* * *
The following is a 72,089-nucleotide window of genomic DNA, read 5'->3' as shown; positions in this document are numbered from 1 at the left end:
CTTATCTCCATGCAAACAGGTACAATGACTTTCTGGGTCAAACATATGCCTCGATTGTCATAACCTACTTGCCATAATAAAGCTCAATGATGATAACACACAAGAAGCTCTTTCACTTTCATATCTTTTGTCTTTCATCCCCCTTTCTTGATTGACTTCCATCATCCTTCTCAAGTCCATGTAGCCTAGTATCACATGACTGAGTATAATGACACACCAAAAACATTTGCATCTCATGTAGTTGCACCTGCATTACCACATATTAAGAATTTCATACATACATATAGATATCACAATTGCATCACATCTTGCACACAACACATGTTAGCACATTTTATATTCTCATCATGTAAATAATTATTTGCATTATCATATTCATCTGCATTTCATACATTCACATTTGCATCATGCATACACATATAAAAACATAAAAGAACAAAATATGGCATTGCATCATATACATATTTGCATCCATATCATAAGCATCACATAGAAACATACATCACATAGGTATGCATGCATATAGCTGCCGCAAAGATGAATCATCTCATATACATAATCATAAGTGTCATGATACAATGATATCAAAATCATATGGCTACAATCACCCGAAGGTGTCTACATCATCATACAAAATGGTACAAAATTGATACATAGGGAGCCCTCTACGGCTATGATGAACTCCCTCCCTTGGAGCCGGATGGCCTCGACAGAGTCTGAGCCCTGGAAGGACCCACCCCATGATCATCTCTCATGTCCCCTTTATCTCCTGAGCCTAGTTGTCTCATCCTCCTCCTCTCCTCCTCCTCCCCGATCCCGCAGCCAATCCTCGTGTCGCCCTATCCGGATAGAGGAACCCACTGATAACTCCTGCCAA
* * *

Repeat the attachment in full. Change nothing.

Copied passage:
The following is a 72,089-nucleotide window of genomic DNA, read 5'->3' as shown; positions in this document are numbered from 1 at the left end:
CTTATCTCCATGCAAACAGGTACAATGACTTTCTGGGTCAAACATATGCCTCGATTGTCATAACCTACTTGCCATAATAAAGCTCAATGATGATAACACACAAGAAGCTCTTTCACTTTCATATCTTTTGTCTTTCATCCCCCTTTCTTGATTGACTTCCATCATCCTTCTCAAGTCCATGTAGCCTAGTATCACATGACTGAGTATAATGACACACCAAAAACATTTGCATCTCATGTAGTTGCACCTGCATTACCACATATTAAGAATTTCATACATACATATAGATATCACAATTGCATCACATCTTGCACACAACACATGTTAGCACATTTTATATTCTCATCATGTAAATAATTATTTGCATTATCATATTCATCTGCATTTCATACATTCACATTTGCATCATGCATACACATATAAAAACATAAAAGAACAAAATATGGCATTGCATCATATACATATTTGCATCCATATCATAAGCATCACATAGAAACATACATCACATAGGTATGCATGCATATAGCTGCCGCAAAGATGAATCATCTCATATACATAATCATAAGTGTCATGATACAATGATATCAAAATCATATGGCTACAATCACCCGAAGGTGTCTACATCATCATACAAAATGGTACAAAATTGATACATAGGGAGCCCTCTACGGCTATGATGAACTCCCTCCCTTGGAGCCGGATGGCCTCGACAGAGTCTGAGCCCTGGAAGGACCCACCCCATGATCATCTCTCATGTCCCCTTTATCTCCTGAGCCTAGTTGTCTCATCCTCCTCCTCTCCTCCTCCTCCCCGATCCCGCAGCCAATCCTCGTGTCGCCCTATCCGGATAGAGGAACCCACTGATAACTCCTGCCAA